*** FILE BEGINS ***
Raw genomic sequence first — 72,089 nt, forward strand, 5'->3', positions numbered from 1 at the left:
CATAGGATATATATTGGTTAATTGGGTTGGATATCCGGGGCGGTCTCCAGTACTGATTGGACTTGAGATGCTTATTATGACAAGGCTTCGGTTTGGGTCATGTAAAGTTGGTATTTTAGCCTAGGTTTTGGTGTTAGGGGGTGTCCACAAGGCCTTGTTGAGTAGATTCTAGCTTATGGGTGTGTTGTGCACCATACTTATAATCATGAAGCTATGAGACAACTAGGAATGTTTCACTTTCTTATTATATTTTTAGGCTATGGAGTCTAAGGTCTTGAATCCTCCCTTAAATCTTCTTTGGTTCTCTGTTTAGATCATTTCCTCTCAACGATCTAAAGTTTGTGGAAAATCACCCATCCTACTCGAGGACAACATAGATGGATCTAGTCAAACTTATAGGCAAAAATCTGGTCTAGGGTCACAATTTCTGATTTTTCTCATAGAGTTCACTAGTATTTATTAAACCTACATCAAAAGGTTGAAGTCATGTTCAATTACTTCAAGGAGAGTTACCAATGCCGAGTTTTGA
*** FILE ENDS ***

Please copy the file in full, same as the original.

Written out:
Raw genomic sequence first — 72,089 nt, forward strand, 5'->3', positions numbered from 1 at the left:
CATAGGATATATATTGGTTAATTGGGTTGGATATCCGGGGCGGTCTCCAGTACTGATTGGACTTGAGATGCTTATTATGACAAGGCTTCGGTTTGGGTCATGTAAAGTTGGTATTTTAGCCTAGGTTTTGGTGTTAGGGGGTGTCCACAAGGCCTTGTTGAGTAGATTCTAGCTTATGGGTGTGTTGTGCACCATACTTATAATCATGAAGCTATGAGACAACTAGGAATGTTTCACTTTCTTATTATATTTTTAGGCTATGGAGTCTAAGGTCTTGAATCCTCCCTTAAATCTTCTTTGGTTCTCTGTTTAGATCATTTCCTCTCAACGATCTAAAGTTTGTGGAAAATCACCCATCCTACTCGAGGACAACATAGATGGATCTAGTCAAACTTATAGGCAAAAATCTGGTCTAGGGTCACAATTTCTGATTTTTCTCATAGAGTTCACTAGTATTTATTAAACCTACATCAAAAGGTTGAAGTCATGTTCAATTACTTCAAGGAGAGTTACCAATGCCGAGTTTTGA